How to diagnose and fix brake judder

Jul 5, 2019

How to diagnose and fix brake judder

The moment you press the brake pedal to slow your car down is when you need to feel the most confident that the parts involved in stopping your car safely and are working properly and in good time.

If your car shudders when braking, it isn’t only a sign that some part of the system needs attention - it can also be a symptom of troubles with connected parts of the car, such as damaged inner wheel rims.

If you hear any untoward noises or feel any unexpected sensations, such as a grinding or squealing, or a juddering as the vehicle slows down, it is important that you have your brakes examined as soon as you can.

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What causes brake judder?

To put it simply, brake judder is caused by vibration.

When this happens, the vibration passes up from the brakes, through the suspension and into the steering wheel, potentially resulting in a violent judder. This effect is likely to create a reflex reaction forcing you to grip the steering wheel tighter. For this reason, experiencing brake judder at high speed can be particularly disconcerting.

Knowing the symptoms and cause of the problem will help you greatly when it comes to getting it fixed. Below we’ve listed the most common causes of brake judder and how to fix them:

‘Run-out’ Of The Brake Discs or Hubs

Juddering can be caused by an incorrectly fitted disc that is pulling out of alignment with the hub or caliper. Here’s how to determine whether ‘run-out’ error is the case and what to do…

What to look for:

The solution:

Rust or dirt on the wheel hub surface which can cause poor contact and lead to juddering.

Dismantle the disc and clean both surfaces to remove dust and other pollutants.

Excessively tightened positioning screws. This can lead to the distortion of the hub contact surface and lead to vibrations when applying the brake.

Replace the discs and make sure the tightening torque isn’t over severe.

Distortion of the hub itself. As it is possible for hubs to warp, bolting a disc to a warped hub will lead to juddering.

Once discs have been fitted, check for disc run-out using a dual gauge. If the run-out is out of tolerance, re-fit the disc in a different position.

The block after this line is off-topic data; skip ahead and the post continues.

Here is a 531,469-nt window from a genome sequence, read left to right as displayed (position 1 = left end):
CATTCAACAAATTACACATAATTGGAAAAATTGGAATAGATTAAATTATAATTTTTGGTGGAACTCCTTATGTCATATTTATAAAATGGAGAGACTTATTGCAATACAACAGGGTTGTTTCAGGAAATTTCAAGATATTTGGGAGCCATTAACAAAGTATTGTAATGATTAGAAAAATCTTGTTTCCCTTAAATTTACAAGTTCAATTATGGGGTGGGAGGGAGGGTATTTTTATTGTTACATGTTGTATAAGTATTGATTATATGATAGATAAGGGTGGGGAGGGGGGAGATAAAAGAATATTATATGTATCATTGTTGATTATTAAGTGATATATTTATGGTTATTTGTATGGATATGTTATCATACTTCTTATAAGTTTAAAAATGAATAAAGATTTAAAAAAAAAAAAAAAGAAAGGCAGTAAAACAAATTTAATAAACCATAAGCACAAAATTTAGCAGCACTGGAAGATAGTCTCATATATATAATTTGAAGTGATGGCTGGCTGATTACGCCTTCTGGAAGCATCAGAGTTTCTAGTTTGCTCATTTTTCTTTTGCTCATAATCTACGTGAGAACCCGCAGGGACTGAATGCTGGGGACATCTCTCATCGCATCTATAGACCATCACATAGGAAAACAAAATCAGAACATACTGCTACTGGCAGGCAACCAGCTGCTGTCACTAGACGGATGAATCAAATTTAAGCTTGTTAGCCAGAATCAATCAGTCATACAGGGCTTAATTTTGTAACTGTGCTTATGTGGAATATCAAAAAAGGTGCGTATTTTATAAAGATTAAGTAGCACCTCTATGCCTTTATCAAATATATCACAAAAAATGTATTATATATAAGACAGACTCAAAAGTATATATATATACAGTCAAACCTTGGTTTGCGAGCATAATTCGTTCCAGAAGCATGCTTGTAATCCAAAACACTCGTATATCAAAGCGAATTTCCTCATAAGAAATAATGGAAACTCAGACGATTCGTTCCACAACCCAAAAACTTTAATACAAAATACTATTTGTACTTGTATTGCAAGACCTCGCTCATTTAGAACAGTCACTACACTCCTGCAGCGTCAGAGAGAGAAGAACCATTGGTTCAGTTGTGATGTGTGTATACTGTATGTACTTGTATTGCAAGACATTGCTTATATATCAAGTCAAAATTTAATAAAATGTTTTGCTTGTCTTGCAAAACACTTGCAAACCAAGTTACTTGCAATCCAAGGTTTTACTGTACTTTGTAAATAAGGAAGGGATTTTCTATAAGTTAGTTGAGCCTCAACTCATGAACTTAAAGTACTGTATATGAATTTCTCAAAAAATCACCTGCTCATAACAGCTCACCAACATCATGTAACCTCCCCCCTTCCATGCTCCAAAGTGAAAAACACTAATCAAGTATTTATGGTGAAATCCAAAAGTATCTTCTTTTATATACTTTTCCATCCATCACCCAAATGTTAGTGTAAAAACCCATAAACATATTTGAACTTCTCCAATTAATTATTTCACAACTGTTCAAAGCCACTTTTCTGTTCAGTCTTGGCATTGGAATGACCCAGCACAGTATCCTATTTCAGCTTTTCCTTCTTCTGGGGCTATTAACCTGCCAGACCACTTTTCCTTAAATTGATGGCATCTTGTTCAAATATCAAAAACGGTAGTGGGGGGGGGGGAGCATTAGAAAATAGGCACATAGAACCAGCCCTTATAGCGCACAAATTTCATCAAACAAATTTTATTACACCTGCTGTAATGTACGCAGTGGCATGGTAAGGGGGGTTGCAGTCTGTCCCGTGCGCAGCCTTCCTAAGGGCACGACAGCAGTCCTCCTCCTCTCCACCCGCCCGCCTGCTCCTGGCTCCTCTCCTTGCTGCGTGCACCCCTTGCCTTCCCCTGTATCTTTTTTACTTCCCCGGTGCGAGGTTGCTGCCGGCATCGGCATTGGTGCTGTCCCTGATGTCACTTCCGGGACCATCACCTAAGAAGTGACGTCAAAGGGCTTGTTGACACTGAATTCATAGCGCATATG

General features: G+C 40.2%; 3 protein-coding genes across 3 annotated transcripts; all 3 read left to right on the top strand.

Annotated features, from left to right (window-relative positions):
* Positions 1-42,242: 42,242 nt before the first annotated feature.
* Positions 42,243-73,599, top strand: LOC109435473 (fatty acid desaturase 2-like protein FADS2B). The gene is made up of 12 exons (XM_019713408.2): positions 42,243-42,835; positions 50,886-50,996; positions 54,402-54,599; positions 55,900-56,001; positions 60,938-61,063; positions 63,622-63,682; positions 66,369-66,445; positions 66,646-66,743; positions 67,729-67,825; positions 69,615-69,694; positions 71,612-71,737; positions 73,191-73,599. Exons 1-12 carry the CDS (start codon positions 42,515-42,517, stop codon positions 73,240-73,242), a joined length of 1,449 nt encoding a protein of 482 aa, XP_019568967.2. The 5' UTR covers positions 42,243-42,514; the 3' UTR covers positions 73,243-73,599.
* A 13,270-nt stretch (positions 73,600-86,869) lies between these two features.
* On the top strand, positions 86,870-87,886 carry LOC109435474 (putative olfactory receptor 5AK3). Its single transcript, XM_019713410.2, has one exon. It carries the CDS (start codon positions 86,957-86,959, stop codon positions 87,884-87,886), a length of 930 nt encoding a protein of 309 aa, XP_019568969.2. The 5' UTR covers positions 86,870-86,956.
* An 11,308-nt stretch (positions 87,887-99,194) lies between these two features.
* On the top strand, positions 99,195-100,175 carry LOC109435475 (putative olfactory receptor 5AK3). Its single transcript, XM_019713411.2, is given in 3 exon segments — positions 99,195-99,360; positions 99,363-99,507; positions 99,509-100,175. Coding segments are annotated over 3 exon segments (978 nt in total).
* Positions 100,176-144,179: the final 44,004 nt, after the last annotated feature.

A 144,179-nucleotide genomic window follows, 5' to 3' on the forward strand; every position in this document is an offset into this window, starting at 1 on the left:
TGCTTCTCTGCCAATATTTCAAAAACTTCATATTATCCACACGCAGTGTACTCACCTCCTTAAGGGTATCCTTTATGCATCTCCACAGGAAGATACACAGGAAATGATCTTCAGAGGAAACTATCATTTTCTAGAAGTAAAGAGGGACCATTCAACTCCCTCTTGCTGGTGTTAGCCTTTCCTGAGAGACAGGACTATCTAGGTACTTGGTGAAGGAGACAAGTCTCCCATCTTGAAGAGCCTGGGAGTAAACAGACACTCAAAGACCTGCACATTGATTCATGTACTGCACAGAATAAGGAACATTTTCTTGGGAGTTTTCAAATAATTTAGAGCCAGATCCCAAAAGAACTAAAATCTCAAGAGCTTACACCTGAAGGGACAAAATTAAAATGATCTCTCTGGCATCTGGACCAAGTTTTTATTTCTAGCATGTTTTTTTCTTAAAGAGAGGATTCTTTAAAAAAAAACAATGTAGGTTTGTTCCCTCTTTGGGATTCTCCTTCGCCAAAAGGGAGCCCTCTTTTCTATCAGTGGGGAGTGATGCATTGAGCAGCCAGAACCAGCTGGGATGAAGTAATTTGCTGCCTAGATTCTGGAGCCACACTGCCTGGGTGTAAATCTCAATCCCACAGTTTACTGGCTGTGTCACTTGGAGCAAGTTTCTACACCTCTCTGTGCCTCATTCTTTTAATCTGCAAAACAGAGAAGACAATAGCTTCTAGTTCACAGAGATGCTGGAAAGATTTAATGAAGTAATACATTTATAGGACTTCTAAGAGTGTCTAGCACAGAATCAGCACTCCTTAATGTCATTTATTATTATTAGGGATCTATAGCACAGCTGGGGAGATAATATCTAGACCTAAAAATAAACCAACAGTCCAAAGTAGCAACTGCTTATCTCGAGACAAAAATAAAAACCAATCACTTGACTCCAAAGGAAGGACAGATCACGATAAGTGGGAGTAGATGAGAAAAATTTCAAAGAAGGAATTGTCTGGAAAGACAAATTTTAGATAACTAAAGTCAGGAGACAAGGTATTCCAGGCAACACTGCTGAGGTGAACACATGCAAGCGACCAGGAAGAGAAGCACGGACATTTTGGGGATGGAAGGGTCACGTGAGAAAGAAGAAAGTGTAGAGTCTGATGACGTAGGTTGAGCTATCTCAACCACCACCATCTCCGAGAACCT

Poorly fitted alloy wheels. ‘One-size-fits-all’ alloy wheels with incorrect fitment have been a common cause of disc run-out in recent years.

Plac the run-out gauge on the back of the disc while fitting the wheel and measure the run-out.

Severe Brake Disc Overheating

Whenever you bring two surfaces into contact while moving at high speeds, the result will be friction. This friction then creates heat and when this is transmitted through to other parts of a car’s braking system, the ‘hot spots’ which are created cause poor contact between the brake pad and disc - another reason for that juddering feel.

The excess heat can be caused in a number of ways:

  • Brake overuse and abuse
  • Repeated heavy use of your front brakes
  • Use of cheap or poorer quality brake pads

Variations In Disc Thickness

As a set of brake discs and pads accumulate higher mileages, it’s possible that some parts wear down more quickly than others. Optimal braking force requires the discs and pads to be the same thickness throughout.

You can help reduce the chances of uneven wear occurring from the very first time you drive your car after it has had new pads fitted - be sure to only apply the brakes gently on the first few occasions when you use them. This can help ensure that all parts of the disc get coated with an even amount of the friction material.

We suggest that you should try to avoid harsh brake applications for the first 120 miles or so, as this will help new discs and pads to bed in.

Extended Pressing of Brake Pedal While the Vehicle is Stationary

Holding the brake pedal when the vehicle is stationary can easily lead to an imprint of the brake pad being formed on the disc. If the pads are hot, it could even deposit specks of pad material onto the disc surface. Again, removing all the excess debris can solve this issue.

How Often Should I Expect To Have To Change My Brake Pads?

There’s no set amount of time for this as your regular driving conditions will have some bearing.

The type of vehicle, your driving style, and the distance covered on individual journeys all have a significant bearing on pad wear. For example, braking frequently from low speeds doesn’t cause as much wear as slowing down rapidly from higher speeds, such as when you’re driving on a motorway.

If you regularly park on a steep hill, you might also find that your rear brake pads wear more quickly than average, because of the car’s handbrake needing to be more fully engaged to hold the car.

Who can fix my brakes?

Don’t ignore brake judder - it’s a clear sign that something is or might be about to go seriously wrong with your vehicle’s braking system. can help you find the perfect local garage or mechanics for the job. Simply enter details of your problem and get brake repair or brake replacement quotes from garages in your area.

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